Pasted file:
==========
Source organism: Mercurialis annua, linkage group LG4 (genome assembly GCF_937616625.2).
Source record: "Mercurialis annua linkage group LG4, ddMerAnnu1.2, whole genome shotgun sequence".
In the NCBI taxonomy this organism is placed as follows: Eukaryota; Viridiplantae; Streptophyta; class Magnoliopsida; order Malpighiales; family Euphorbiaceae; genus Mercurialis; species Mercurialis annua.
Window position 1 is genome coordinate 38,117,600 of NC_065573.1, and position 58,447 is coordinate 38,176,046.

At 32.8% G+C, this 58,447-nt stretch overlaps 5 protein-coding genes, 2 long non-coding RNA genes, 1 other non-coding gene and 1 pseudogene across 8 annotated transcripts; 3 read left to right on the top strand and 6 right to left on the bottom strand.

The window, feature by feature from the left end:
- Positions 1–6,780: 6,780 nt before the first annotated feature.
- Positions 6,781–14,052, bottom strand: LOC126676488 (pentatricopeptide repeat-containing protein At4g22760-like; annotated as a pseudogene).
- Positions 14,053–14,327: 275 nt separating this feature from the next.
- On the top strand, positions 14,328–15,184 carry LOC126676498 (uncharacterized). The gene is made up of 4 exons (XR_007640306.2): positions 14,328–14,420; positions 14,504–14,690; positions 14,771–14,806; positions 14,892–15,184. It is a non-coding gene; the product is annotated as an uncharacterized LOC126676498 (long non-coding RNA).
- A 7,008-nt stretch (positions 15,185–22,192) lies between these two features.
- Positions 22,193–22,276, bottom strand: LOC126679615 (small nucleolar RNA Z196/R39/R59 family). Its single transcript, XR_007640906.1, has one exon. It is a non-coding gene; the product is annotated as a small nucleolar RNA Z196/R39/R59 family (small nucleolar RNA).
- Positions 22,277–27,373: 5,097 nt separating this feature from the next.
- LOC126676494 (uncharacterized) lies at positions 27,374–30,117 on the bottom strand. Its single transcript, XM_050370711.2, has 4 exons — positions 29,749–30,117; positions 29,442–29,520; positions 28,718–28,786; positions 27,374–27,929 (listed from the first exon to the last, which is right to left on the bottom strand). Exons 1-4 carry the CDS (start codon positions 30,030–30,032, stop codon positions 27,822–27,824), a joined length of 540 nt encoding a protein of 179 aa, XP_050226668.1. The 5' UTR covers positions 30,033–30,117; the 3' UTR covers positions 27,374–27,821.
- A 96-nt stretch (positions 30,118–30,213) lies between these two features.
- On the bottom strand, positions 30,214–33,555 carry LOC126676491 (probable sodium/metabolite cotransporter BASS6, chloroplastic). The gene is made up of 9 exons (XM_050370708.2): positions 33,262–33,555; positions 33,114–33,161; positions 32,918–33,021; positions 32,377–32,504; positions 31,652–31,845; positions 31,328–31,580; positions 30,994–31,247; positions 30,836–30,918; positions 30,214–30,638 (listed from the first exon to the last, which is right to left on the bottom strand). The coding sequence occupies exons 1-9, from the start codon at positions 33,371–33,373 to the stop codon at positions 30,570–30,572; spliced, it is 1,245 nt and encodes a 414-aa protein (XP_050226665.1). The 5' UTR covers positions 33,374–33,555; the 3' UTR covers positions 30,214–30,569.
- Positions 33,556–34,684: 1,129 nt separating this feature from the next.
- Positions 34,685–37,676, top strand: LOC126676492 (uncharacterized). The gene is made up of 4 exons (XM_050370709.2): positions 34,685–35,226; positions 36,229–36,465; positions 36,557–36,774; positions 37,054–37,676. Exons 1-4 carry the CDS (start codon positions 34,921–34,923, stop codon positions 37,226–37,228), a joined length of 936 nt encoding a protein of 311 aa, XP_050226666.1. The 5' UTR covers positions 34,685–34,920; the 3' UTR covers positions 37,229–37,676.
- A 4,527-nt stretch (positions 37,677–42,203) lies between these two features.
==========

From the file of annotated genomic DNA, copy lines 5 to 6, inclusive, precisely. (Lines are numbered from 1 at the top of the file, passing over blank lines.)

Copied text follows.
At 32.8% G+C, this 58,447-nt stretch overlaps 5 protein-coding genes, 2 long non-coding RNA genes, 1 other non-coding gene and 1 pseudogene across 8 annotated transcripts; 3 read left to right on the top strand and 6 right to left on the bottom strand.

The window, feature by feature from the left end: